• The negotiation of significance in dance performance: a model for human interaction in the context of difference

      Carr, Jane (Boomsbury, 2020-11-29)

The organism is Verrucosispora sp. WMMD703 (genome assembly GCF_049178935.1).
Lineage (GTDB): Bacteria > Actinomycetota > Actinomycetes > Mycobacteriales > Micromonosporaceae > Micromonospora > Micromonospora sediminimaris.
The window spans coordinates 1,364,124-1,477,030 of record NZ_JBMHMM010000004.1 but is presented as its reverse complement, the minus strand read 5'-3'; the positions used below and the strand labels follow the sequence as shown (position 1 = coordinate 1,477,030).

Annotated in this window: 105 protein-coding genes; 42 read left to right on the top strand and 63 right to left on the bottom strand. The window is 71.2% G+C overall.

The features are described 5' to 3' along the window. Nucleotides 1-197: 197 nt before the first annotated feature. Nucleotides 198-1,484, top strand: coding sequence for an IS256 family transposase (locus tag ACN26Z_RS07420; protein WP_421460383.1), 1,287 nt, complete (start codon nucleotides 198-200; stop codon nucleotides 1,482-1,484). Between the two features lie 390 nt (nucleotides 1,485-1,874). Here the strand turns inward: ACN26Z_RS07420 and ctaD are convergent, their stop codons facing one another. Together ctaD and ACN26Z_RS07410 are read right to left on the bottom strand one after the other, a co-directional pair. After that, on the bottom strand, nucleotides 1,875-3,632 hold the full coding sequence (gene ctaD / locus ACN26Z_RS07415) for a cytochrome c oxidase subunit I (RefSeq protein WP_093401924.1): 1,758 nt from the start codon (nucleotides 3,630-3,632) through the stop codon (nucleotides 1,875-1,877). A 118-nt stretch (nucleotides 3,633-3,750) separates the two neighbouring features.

This chapter explores how dance may be appreciated in a contemporary context in which it can no longer be assumed that performers and audience make sense of dancing with reference to a shared culture. Writing from my position as a former dancer and now dance academic, I draw upon my experiences of dancing, researching and teaching dance with the aim of proposing some avenues ripe for philosophical investigation. Emphasizing that dancing is a communicative phenomenon, I argue that the philosophy of Maurice Merleau-Ponty provides welcome recognition of the human capacity for intersubjective, embodied experience which is of key importance to engagement with dancing as meaningful. I propose how the significance of dance performance might be understood through a process of negotiation grounded in intercorporeal experience. However, I recognize the challenge of difference – in relation to gender, sexualities, and/or cultures and abilities - to the self-other relationships which sustain such negotiations. Finally, I situate these reflections within the broader field of philosophical aesthetics to consider the potential of such encounters to contribute to aesthetic values attributed to dance.